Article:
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Traveler’s Diarrhea: What You Need to Know

3 Tips to keep your stomach safe while traveling

Think a flight delay will put a cramp in to your vacation? Whether you call it Montezuma's revenge, Turkey trot or Delhi belly, traveler’s diarrhea can take your great vacation and flush it down the toilet faster than a easily solved flight frustration. Trouble is, while more than half of all travelers who visit destinations such as Mexico, the Caribbean and Africa develop some form of diarrhea, most leave home unprepared to help themselves.

According to a 2012 study by Instar Research and commissioned by Janssen Inc., 94% of travelers remain oblivious to the fact that ice cubes can carry diseases like E. Coli (Enterotoxigenic E. Coli or ETEC), which can cause serious health issues – in extreme cases, death. According to the survey, “Of those affected by the illness, up to 1 in 5 are bed-ridden for an entire day and symptoms can last up to 7 days.”

The survey on E. Coli and traveler's diarrhea showed a shocking lack of travel smarts among travelers:

  • 96% didn’t know they could contract an E. Coli from raw fruits and uncooked vegetables
  • 86% didn’t know they could contract an E. Coli from undercooked meat
  • 66% didn’t know they could contract an E. Coli from drinking water or a contaminated glass
  • Additionally, 1 in 4 believed that E. Coli is transferred by skin contact

The food might look good, smell amazing and taste divine and the restaurant clean and sparkling – but don’t be fooled. There’s plenty of opportunity for contamination to happen in the kitchen where food safety standards may be non-existent.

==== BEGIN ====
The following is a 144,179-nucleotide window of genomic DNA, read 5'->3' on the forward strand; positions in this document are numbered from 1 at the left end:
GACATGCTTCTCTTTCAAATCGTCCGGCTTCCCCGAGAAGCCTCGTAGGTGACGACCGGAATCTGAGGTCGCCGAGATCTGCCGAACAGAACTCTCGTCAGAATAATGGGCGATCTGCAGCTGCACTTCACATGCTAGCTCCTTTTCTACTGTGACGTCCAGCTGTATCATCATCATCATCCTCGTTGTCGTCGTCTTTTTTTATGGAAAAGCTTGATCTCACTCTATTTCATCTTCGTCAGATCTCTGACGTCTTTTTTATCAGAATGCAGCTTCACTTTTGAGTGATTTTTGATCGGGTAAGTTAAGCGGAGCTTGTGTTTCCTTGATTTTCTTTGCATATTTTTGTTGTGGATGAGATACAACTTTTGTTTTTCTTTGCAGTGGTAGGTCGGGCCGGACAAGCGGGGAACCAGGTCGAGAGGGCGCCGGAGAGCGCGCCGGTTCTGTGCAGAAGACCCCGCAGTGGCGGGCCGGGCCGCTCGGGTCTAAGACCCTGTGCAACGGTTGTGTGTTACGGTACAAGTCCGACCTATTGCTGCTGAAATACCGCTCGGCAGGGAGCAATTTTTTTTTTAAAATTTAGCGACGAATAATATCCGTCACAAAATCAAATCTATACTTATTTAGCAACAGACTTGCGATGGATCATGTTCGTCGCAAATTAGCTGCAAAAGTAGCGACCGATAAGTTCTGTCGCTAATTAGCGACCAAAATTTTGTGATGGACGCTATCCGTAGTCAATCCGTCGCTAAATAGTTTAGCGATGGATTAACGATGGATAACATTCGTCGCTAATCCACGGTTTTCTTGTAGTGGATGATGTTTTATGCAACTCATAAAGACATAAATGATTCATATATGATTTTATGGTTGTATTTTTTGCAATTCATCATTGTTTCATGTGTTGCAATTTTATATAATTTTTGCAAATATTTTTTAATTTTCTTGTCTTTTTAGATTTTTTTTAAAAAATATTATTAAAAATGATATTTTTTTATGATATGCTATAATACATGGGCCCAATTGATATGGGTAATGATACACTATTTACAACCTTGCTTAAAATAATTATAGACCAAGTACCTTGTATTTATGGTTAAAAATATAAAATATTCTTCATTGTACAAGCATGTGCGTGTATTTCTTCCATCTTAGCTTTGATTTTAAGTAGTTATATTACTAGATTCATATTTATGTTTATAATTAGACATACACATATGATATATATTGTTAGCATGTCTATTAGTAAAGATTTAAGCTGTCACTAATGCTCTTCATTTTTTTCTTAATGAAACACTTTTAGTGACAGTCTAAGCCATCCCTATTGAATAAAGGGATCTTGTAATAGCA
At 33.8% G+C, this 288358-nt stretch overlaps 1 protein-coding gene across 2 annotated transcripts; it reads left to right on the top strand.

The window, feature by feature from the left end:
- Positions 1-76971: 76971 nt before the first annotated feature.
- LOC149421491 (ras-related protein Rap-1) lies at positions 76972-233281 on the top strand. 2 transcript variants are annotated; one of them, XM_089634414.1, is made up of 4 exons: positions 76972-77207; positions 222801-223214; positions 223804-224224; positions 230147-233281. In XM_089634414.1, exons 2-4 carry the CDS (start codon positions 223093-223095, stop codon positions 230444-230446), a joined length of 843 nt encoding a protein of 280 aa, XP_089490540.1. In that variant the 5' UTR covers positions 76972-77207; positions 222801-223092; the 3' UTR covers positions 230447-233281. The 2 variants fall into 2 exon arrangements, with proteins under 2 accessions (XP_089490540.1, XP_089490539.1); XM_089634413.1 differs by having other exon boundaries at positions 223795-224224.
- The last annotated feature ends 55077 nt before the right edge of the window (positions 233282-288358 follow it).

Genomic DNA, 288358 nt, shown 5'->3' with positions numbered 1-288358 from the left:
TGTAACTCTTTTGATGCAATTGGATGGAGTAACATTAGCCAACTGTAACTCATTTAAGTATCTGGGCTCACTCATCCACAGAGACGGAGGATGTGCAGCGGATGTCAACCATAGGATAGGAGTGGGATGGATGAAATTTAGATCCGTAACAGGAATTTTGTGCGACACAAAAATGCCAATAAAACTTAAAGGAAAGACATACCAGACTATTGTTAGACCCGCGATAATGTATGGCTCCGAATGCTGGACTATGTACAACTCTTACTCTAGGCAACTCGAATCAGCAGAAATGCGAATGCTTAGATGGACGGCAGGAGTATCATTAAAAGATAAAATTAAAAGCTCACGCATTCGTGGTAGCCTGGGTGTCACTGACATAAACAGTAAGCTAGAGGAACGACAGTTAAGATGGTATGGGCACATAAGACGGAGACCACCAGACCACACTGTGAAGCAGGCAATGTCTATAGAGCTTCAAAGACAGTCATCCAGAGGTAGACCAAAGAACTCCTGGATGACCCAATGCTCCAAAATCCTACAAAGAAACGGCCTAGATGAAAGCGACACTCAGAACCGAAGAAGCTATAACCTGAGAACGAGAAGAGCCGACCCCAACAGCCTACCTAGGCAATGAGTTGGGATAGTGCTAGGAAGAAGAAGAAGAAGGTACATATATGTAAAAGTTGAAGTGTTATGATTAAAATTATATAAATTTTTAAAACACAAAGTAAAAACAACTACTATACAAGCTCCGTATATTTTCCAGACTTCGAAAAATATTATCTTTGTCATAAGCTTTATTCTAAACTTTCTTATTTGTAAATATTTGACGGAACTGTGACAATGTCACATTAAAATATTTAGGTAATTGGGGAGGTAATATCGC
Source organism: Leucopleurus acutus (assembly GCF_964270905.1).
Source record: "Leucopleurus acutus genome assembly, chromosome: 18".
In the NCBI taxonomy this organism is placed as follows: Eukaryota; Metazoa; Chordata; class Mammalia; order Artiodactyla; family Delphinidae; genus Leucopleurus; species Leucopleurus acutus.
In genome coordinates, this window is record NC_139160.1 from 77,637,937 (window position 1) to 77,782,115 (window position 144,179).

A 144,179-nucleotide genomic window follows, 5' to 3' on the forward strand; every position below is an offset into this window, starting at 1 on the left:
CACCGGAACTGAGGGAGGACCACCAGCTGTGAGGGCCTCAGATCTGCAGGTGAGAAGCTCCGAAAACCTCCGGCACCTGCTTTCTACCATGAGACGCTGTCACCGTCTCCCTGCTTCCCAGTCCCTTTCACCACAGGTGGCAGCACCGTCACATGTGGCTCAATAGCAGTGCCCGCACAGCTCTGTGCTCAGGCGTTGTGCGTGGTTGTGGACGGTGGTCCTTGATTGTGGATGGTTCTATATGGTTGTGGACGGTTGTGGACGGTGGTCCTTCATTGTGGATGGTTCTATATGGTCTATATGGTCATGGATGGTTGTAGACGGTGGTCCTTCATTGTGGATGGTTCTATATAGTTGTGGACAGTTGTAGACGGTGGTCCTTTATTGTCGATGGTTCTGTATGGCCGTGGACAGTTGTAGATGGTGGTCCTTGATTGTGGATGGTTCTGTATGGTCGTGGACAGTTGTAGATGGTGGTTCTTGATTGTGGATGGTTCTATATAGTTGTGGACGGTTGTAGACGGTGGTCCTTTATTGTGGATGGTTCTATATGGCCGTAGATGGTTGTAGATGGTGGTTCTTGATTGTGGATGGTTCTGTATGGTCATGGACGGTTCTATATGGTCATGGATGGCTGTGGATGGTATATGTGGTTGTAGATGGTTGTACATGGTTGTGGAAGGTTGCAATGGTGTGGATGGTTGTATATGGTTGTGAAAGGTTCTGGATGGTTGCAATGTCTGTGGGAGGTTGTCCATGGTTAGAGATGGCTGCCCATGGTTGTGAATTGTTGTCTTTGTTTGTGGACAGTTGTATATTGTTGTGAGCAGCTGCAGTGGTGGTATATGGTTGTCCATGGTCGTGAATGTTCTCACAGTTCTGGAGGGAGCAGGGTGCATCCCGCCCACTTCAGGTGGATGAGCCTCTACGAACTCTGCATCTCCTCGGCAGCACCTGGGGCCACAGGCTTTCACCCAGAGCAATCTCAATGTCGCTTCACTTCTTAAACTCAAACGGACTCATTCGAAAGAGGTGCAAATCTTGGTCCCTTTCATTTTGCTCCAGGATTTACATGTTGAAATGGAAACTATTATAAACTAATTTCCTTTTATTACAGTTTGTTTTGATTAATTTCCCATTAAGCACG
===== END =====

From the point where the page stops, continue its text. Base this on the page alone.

When I travel, my health and safety is my responsibility. I’m a worst-case-scenario kinda girl and being over-prepared has never steered me wrong. If avoiding traveler’s diarrhea tops your must-do list, feel free to steal from my health and safety standards.

1. Practice healthy food handling

  • keep safe while travelingWash your hands often, especially before eating or handling your food. Say the alphabet while washing – that’s how long it should take.
  • If you're on an excursion, bring a travel hand sanitizer with you and use it frequently.
  • Drink beverages that come in a bottle. Water, soda, juice and beer are all prime targets for contamination, so if you don't watch them being opened, get a new one.
  • Eat only fresh fruit and vegetables that haven't been peeled. Wash them with bottled water before eating. 

2. Avoid these foods

  • Ice cubes
  • Salad bars
  • Food that has been sitting – buffets are a big culprit
  • Food that hasn't been thoroughly cooked – including dairy products, eggs and sushi
  • Water – Drink only bottled water (even for brushing your teeth)
  • Street food – This comes with a caveat. If the food is piping hot and there’s a long line of people, the food is probably safe because of the high turnover. But if flies are feasting on the food waiting to be cooked or the surfaces don’t look clean, go with your “gut” instincts.  

3. Plan for a cure

don't let Montezuma take revengeNo matter how fastidious you are, there's still a chance you'll get sick – just like you, diarrhea likes to stay at 5-star resorts. Plan ahead and bring an anti-diarrhea medication. If diarrhea or an upset stomach becomes your new traveling companion, hydrate, hydrate, hydrate – and try these tips:

  • Squeeze fresh lemon juice into a bottle of water to help kill the pathogens causing the diarrhea.
  • Eat garlic (or garlic capsules) to help kill harmful bacteria.
  • Drink 6 oz of red or white wine to help kill bacteria.
  • Keep your diet simple. Very simple.
  • Seek medical treatment right away if symptoms are accompanied with severe abdominal pain, a high fever or you see blood in your stool.

And remember, just because locals have developed their tastes to stomach this food, that doesn't mean you have the same iron clad digestive system.

Ever had traveler's diarrhea or Montezuma's Revenge? How did you cope? Connect with me on Twitter and Facebook – I’d love to hear your ideas!

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